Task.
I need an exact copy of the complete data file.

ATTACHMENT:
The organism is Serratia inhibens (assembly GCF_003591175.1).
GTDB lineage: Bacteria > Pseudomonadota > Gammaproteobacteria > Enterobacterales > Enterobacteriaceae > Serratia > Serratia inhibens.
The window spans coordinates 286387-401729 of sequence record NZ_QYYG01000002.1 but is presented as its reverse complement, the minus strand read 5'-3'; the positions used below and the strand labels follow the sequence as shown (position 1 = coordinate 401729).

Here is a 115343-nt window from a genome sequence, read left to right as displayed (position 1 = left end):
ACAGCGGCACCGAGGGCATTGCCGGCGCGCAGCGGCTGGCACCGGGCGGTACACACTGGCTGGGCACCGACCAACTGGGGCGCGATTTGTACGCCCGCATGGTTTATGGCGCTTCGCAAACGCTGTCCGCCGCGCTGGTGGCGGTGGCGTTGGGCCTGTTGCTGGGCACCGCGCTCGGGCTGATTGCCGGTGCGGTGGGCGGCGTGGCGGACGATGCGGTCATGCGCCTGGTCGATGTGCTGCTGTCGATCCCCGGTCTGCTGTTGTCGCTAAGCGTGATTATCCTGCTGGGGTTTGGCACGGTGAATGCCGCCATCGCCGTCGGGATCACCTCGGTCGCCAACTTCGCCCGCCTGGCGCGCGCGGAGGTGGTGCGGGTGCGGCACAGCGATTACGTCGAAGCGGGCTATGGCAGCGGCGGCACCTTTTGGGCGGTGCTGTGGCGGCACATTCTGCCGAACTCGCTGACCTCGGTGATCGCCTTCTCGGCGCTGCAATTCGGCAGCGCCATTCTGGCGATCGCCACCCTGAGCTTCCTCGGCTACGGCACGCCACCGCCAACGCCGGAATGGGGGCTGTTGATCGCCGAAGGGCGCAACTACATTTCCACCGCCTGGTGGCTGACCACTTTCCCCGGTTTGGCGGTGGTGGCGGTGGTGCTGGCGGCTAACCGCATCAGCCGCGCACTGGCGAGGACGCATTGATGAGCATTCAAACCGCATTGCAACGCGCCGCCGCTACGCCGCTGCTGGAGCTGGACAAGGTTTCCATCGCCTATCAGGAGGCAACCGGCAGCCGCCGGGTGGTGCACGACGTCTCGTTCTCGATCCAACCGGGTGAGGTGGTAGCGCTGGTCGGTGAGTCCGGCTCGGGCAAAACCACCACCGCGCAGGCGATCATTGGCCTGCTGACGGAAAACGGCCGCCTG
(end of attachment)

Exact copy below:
The organism is Serratia inhibens (assembly GCF_003591175.1).
GTDB lineage: Bacteria > Pseudomonadota > Gammaproteobacteria > Enterobacterales > Enterobacteriaceae > Serratia > Serratia inhibens.
The window spans coordinates 286387-401729 of sequence record NZ_QYYG01000002.1 but is presented as its reverse complement, the minus strand read 5'-3'; the positions used below and the strand labels follow the sequence as shown (position 1 = coordinate 401729).

Here is a 115343-nt window from a genome sequence, read left to right as displayed (position 1 = left end):
ACAGCGGCACCGAGGGCATTGCCGGCGCGCAGCGGCTGGCACCGGGCGGTACACACTGGCTGGGCACCGACCAACTGGGGCGCGATTTGTACGCCCGCATGGTTTATGGCGCTTCGCAAACGCTGTCCGCCGCGCTGGTGGCGGTGGCGTTGGGCCTGTTGCTGGGCACCGCGCTCGGGCTGATTGCCGGTGCGGTGGGCGGCGTGGCGGACGATGCGGTCATGCGCCTGGTCGATGTGCTGCTGTCGATCCCCGGTCTGCTGTTGTCGCTAAGCGTGATTATCCTGCTGGGGTTTGGCACGGTGAATGCCGCCATCGCCGTCGGGATCACCTCGGTCGCCAACTTCGCCCGCCTGGCGCGCGCGGAGGTGGTGCGGGTGCGGCACAGCGATTACGTCGAAGCGGGCTATGGCAGCGGCGGCACCTTTTGGGCGGTGCTGTGGCGGCACATTCTGCCGAACTCGCTGACCTCGGTGATCGCCTTCTCGGCGCTGCAATTCGGCAGCGCCATTCTGGCGATCGCCACCCTGAGCTTCCTCGGCTACGGCACGCCACCGCCAACGCCGGAATGGGGGCTGTTGATCGCCGAAGGGCGCAACTACATTTCCACCGCCTGGTGGCTGACCACTTTCCCCGGTTTGGCGGTGGTGGCGGTGGTGCTGGCGGCTAACCGCATCAGCCGCGCACTGGCGAGGACGCATTGATGAGCATTCAAACCGCATTGCAACGCGCCGCCGCTACGCCGCTGCTGGAGCTGGACAAGGTTTCCATCGCCTATCAGGAGGCAACCGGCAGCCGCCGGGTGGTGCACGACGTCTCGTTCTCGATCCAACCGGGTGAGGTGGTAGCGCTGGTCGGTGAGTCCGGCTCGGGCAAAACCACCACCGCGCAGGCGATCATTGGCCTGCTGACGGAAAACGGCCGCCTG